The prophet had also said, "a bruised reed shall He not break, and smoking flax shall He not quench ; and in his name shall the Gentiles trust."
Oh, is not this true now as it was then ? When grief and pain, and fear, have made the poor tempted soul like a bruised reed, does not the Saviour bind up the broken heart? and when faith is low, even like the feeble spark of light, does He not by his tender love, and by the help of his unseen Spirit, fan instead of quench the flame till the darkness is gone, we know not how? we only know, that instead of doubting as we * No. XIX. p. 85. Vol. I.
+ No. XXXII. Vol. I. See this question and its answer, Acts xvi.
had done, the blessed truth that Christ is the Saviour shines out more clear than ever it had done before. Thus judgment, the power of judging rightly, shall have the victory. And in his name the Gentiles do trust. We (the people of England) are Gentiles, and though, alas ! Christ the Lord is not yet honoured and obeyed as He should be, and as He will be, yet as a people we call him our Lord, and in his name we trust. So is it, or so will it be, with the people in every land, for it is written in God's word that, “The earth shall be full of the knowledge of the Lord, as the waters cover the sea.” Isaiah ïi, 9. Hab. ii. 14.
Prayer. O Holy Jesus, let the Spirit that was in thee be also in us. Let this one desire, that God may be glorified in the salvation of men's souls, so fill our hearts, that we may have no time or thought for the vain disputes that stir up the minds of men, and hinder the cause of true religion. We bless thee for thy tender love, for thine unseen but never-failing help. When the burden of my sins is upon me, I am but a bruised reed. . I cannot see thy supporting arm, but I know that if thou hadst not held me up, I must long since have fallen to rise no more. My faith has sometimes been like a dying lamp, nearly gone ;
I have not seen how thou hast fed the flame, but I know thou hast fed it ; for I still believe, I still cling to thee as my only hope, and I know thou wilt never leave me nor forsake me, but wilt give to thy truth the victory.
Glory and thanks, and praise be unto thee, O God : in thee we trust, О hasten the time when all shall know thee and love thee, through Jesus Christ our Lord. Amen.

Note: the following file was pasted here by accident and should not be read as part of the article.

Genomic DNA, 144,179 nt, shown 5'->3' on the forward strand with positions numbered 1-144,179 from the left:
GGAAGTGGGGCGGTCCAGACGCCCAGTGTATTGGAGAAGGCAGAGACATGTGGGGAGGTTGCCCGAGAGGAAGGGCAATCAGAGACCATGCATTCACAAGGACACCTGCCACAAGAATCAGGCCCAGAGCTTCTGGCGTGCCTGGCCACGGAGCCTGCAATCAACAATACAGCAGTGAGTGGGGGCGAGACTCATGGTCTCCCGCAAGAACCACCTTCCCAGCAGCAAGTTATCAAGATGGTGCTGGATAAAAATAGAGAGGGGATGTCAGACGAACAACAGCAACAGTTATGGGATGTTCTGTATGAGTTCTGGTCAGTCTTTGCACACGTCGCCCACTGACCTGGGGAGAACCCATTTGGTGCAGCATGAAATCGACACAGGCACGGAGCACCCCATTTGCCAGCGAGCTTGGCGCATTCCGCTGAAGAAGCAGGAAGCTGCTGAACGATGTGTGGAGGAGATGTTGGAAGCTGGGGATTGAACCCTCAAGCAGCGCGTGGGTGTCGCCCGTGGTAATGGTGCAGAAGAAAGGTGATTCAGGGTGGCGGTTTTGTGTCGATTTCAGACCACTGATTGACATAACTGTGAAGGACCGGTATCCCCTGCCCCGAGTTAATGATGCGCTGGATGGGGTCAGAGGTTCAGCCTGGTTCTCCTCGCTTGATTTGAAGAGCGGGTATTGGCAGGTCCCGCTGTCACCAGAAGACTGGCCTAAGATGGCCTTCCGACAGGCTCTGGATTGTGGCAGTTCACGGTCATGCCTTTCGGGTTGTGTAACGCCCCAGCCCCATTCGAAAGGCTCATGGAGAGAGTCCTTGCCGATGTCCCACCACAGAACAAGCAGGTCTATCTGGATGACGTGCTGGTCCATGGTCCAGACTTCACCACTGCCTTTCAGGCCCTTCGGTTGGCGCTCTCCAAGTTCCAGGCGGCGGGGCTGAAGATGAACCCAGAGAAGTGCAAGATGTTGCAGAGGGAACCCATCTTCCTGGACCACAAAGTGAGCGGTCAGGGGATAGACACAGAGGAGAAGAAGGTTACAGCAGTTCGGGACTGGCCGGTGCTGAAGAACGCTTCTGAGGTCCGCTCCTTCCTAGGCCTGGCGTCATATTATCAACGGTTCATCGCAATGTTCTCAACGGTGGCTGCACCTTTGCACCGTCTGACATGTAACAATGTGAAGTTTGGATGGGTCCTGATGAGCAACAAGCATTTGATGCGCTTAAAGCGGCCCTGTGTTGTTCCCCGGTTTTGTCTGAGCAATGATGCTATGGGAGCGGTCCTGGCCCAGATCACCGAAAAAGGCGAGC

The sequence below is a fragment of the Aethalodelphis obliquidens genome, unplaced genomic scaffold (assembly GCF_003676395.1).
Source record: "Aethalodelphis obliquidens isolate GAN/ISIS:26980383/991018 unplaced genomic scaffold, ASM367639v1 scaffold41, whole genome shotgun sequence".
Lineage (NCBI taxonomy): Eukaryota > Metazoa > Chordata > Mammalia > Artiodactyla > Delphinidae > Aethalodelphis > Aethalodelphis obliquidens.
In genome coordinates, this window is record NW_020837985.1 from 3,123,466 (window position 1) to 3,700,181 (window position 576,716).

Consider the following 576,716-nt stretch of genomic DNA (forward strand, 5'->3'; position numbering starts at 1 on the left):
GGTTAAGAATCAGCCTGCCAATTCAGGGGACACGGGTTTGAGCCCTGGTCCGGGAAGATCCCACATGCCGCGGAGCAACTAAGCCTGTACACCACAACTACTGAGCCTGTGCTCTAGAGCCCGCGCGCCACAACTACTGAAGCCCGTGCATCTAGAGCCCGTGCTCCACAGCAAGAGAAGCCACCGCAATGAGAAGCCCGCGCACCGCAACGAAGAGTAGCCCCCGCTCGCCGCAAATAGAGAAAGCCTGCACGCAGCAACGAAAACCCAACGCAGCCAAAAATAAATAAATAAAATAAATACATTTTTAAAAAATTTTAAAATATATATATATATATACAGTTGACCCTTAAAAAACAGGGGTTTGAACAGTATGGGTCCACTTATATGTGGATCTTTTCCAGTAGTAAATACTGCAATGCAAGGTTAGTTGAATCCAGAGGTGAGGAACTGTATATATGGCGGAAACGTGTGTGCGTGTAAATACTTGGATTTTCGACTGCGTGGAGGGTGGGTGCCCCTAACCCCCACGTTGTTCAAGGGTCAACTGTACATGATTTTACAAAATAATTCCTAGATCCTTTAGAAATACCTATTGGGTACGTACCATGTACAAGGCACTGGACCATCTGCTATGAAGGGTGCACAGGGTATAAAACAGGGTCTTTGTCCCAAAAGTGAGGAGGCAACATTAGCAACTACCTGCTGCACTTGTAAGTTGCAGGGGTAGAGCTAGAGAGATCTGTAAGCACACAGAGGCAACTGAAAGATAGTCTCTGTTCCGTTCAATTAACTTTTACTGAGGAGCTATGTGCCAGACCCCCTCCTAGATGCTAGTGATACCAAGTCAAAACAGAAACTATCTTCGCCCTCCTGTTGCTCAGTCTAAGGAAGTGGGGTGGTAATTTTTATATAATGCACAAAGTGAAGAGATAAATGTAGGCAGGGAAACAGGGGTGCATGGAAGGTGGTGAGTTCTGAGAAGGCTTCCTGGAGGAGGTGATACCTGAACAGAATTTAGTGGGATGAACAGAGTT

MATT. X. 2-4.
MARK III. 13-19.
LUKE VI. 12–17.
The crowds that pressed round the Lord Jesus on the shores of the sea of Galilee were so great, that few could either see or hear him, therefore
MARK iii. 9-12. “He spake to his disciples, that a small ship should wait on him because of the multitude, lest they should throng him. For He had healed many; insomuch that they pressed upon him for to touch him, as many as had plagues. And unclean spirits, when they saw him, fell down before him, and cried, saying, Thou art the Son of God.* And He straitly charged them that they should not make him known.”'t
It was on the shores of the sea of Galilee, that our Saviour passed by far the greater part of the time He was on earth ; therefore it will be good for us to know this lake, and the country round it so well, that we shall be able to see it as in a picture, in our minds. In the time of our Lord, 1849 years ago, its shores were covered with towns and villages, except on the north side, which might well be called “a desert place apart.” (Matt. xiv. 13.) The shore here is so covered with broken rocks, and is so wild and gloomy, that it looks as though some strange earthquake had passed over it. It is indeed a desert.
But words cannot tell the beauty of the lake as you look down upon it from the heights above. Bedded among the mountains like a glittering mirror of crystal, every shadow and every cloud is reflected upon its blue waters ; # but they are never still, for the river Jordan flows rapidly through them, from the north to the south, keeping the lake in con
* See No. VI. after verse 26. f For the reason of this, see the beginning of last number. From the northern end being so covered with volcanic remains, it is thought that the bed of the whole lake had been the crater of a volcano, in some early time of the world's history. Its length is reckoned to be from twelve to fifteen miles, and its breadth from six to nine miles. Its waters are very clear, and full of excellent fish. Streams from the mountains round are continually falling into them.